sioner of the Revenue, relative thereto, in purwas then adopted-ayes 42.
January last; which were read, and ordered to Mr. MERIWETHER moved to strike out all the lie on the table. remaining sections, except the eleventh, which is The House resolved itself into a Committee of as follows:
the whole House on the bill to allow a drawback Sec. 11. And be it further enacted, That nothing in l of duty on sugar refined within the United States;
7th Con. 2d Ses.-20
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March, 1803. and, after some time spent therein, the Com- Hastings, Griswold, Bacon, Dana, and Godmittee reported the bill with several amendments DARD, against the bill. thereto; which were severally twice read, and Mr. Lets moved a postponement of the bill to agreed to by the House.
the first Monday in December. Ordered, That the said bill, with the amend- On which motion the yeas and nays were taken, ments, be engrossed, and read the third time and were-yeas 39, nays 39. The SPEAKER deto-morrow.
clared himself against the postponement. The House proceeded to the farther considera- | The question was then taken by yeas and pays tion of an engrossed bill for settling sundry claims on the passage of the bill, and carried-yeas 41, to public lands of the United Staies south of the nays 38, as follows: State of Tennessee, which was yesterday read the YEAS—Willis Alston, John Archer, Theodorus Baithird time: Whereupon, the question being taken ley, Walter Bowie, Richard Brent, Samuel J. Cabell, that the said bill do pass, it was resolved in the John Campbell, Thomas Claiborne, Matthew Clay, John affirmative-yeas 58, nays 12, as follows: Clopton, Richard Cutts, John Dawson, Peter Early, Lu
YEAS—Willis Alston, John Archer, John Bacon, cas Elmendorf, Ebenezer Elmer, Andrew Gregg, John
Nays—John Bacon, James A. Bayard, Phanuel Plater, Nathan Read, William Shepard, John Smilie, Bishop, Thomas Boude, Robert Brown, William ButIsrael Smith, John Cotton Smith, John Smith, of New ler, John Condit, Manasseh Cutler, Samuel W. Dana, York, Josiah Smith, Samuel Smith, Henry Southard, John Davenport, Thomas T. Davis, William Dickson, Joseph Stanton, John Stewart, Samuel Tenney, David William Eustis, Calvin Goddard, Edwin Gray, Roger Thomas, Thomas Tillinghast, Philip R. Thompson, Griswold, William Barry Grove, Seth Hastings, Joseph John Trigg, George B. Upham, Philip Van Cortlandt, Heister, William Hoge, Benjamin Huger, Michael Isaac Van Horne, Peleg Wadsworth, Richard Winn, Leib, Thomas Morris, James Mott, Thomas Plater, Henry Woods, and Thomas Wynns.
Nathan Read, William Shepard, John Smith, of VirNars—Thomas Boude, Samuel J. Cabell, Andrew ginia, Josiah Smith, Henry Southard, Joseph Stanton, Gregg, William Barry Grove, Joseph Heister, William John Trigg, Joseph B. Varnum, Peleg Wadsworth,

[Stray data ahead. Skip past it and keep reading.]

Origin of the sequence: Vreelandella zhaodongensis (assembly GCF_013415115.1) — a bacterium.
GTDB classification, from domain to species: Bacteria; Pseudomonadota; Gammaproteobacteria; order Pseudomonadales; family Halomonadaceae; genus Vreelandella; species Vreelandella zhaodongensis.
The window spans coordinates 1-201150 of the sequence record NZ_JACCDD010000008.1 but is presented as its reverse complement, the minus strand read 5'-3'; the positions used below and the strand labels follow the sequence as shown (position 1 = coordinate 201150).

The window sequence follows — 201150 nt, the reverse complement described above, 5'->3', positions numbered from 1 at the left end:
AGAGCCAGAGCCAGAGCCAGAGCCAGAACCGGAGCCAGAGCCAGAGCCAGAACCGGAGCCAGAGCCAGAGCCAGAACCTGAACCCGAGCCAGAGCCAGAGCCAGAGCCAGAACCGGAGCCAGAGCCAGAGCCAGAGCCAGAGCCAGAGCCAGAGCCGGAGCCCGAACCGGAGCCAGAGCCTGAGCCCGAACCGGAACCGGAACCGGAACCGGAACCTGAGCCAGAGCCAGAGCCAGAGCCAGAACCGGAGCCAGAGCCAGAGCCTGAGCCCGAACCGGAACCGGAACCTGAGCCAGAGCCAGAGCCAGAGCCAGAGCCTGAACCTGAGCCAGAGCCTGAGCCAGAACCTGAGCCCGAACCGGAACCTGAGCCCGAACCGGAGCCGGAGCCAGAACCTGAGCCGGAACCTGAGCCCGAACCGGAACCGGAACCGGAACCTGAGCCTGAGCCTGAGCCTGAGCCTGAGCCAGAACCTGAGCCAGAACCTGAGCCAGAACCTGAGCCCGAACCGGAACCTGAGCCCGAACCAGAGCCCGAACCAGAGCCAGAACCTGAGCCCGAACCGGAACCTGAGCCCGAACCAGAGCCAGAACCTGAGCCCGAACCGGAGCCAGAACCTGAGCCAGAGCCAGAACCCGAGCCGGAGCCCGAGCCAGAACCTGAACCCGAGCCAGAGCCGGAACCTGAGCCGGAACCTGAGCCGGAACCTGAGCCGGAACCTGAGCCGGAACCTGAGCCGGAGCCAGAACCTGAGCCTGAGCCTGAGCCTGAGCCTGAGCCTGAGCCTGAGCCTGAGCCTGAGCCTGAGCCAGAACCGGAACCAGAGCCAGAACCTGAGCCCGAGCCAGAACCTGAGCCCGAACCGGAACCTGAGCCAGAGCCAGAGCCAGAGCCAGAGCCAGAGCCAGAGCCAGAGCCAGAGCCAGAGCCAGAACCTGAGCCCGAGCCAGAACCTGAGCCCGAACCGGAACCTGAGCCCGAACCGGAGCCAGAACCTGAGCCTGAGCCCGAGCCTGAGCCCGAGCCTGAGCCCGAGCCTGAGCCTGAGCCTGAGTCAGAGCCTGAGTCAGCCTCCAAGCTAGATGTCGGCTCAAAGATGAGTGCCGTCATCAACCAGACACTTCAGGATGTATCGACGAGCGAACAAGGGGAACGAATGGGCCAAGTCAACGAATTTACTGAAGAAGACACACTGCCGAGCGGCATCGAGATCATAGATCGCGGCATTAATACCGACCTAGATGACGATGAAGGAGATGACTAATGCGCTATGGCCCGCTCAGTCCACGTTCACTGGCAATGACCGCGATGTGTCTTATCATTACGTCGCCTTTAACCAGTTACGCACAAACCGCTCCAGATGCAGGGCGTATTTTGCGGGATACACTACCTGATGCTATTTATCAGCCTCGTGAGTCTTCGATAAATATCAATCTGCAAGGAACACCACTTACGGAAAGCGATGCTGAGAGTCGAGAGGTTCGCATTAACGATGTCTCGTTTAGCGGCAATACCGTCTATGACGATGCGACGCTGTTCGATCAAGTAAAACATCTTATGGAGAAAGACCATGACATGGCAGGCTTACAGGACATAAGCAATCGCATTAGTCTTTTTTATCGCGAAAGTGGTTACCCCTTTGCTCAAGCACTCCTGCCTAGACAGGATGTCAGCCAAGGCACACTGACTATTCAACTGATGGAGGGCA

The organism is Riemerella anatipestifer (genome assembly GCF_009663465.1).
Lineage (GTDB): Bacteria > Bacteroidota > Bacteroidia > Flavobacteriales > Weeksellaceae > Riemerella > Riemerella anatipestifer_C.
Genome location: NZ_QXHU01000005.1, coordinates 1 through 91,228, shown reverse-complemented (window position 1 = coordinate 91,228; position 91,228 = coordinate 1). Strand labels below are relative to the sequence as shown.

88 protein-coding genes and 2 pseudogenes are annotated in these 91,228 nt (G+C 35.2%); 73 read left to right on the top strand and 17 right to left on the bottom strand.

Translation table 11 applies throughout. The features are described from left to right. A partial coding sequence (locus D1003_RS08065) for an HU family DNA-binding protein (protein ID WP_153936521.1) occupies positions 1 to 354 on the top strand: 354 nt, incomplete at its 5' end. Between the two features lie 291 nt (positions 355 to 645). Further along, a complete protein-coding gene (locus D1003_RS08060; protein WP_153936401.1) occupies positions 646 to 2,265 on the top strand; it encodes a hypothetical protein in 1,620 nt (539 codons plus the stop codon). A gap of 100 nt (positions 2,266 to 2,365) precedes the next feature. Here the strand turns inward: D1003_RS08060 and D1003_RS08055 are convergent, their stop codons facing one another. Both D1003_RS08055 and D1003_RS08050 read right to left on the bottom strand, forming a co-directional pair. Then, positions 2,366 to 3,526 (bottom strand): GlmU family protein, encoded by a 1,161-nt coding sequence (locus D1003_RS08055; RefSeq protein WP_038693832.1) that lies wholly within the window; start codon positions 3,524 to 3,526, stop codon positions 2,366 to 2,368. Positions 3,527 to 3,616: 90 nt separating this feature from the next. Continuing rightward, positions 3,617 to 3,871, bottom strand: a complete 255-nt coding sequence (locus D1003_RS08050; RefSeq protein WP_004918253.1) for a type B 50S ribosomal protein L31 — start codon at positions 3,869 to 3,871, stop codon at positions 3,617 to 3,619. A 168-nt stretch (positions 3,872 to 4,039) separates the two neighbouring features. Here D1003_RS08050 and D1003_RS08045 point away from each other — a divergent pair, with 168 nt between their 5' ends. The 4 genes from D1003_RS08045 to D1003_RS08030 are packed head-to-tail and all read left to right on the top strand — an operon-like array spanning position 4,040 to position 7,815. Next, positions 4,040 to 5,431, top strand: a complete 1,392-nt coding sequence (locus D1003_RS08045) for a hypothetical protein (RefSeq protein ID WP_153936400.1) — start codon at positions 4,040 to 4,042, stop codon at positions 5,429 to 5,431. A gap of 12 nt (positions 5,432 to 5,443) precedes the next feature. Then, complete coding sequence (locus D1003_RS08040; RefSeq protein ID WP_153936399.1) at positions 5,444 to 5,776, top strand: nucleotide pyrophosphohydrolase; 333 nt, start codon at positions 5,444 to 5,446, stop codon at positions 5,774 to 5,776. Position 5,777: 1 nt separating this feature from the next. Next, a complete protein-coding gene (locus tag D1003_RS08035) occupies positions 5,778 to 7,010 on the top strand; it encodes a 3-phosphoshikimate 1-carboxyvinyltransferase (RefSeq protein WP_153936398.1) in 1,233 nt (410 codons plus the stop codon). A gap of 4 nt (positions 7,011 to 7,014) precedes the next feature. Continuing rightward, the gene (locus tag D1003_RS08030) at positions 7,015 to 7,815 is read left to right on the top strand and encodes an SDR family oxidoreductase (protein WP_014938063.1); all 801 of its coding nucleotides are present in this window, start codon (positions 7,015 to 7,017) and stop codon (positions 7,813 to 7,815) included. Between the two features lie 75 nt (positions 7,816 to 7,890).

John Stewart, Samuel Tenney, Thomas Tillinghast, Hoge, David Holmes, Michael Leib, John Randolph, jr., John Smith, of Virginia, Richard Stanford, and John
and Richard Winn. Taliaferro, jun.
The House adjourned until five o'clock, post THE MINT.
meridian. The House went into a Committee of the Whole
Five o'clock, P. M. on the bill to prolong the continuance of the Mint at Philadelphia.
An engrossed bill to prolong the continuance The bill provides for the continuance of the of the Mint at Philadelphia was read the third
time, and passed. Mint for five years, and appropriates $500 beyond
The bill sent from the Senate, entitled "An act the usual appropriation for the establishment. The appropriation was, on motion of Mr. Var- United States, and for erecting certain arsenals,"
directing a detachment from the militia of the NUM, struck out, without a division. The Committee then reported the bill.
was read twice and committed to a Committee
of the whole House to-morrow. The House concurred in the report. Mr. Alston observed that if it were not so late that the Senate have passed the bill, entitled "An
A message from the Senate, informed the House in the session he would move to strike out the act to make provision for persons that have been first section, by which the Mint would be abol, disabled by known wounds received in the actual ished; but as it was too late to take this step, with service of the United States during the Revoluany probability of success, he should content him- tionary war," with several amendments; to which self with moving to strike out five, and insert one, they desire the concurrence of this House.” by which the institution would be continued for
The House resolved itself into a Committee one year only. Lóst-ayes 25, nays 31.
of the Whole on the bill sent from the Senate, The bill was ihen ordered to be engrossed for a
entitled "An act to alter the time for the next third reading
meeting of Congress.” The Committee reported
the bill without amendment. DANISH BRIG HENRICK.
A motion was then made, and the question beAn engrossed bill to enable the President to ing put, that the farther consideration thereof be make restitution to the owners of the Danish brig postponed until to-morrow, it passed in the neg. Henrick, was read a third time.
ative. And then the main question being taken Messrs. Dawson, J. C. Smith, Gregg, and s. that said bill do pass, it was resolved in the affirmSmith, spoke in favor of, and Messrs. BAYARD, lative-yeas 42, nays 30, as follows:
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YEAS—John Archer, Theodorus Bailey, Walter
SINKING FUND. Bowie, Richard Brent, Robert Brown, William But
Mr. Griswold rose, and addressed the Chair as ler, Samuel J. Cabell, Thomas Claiborne, Matthew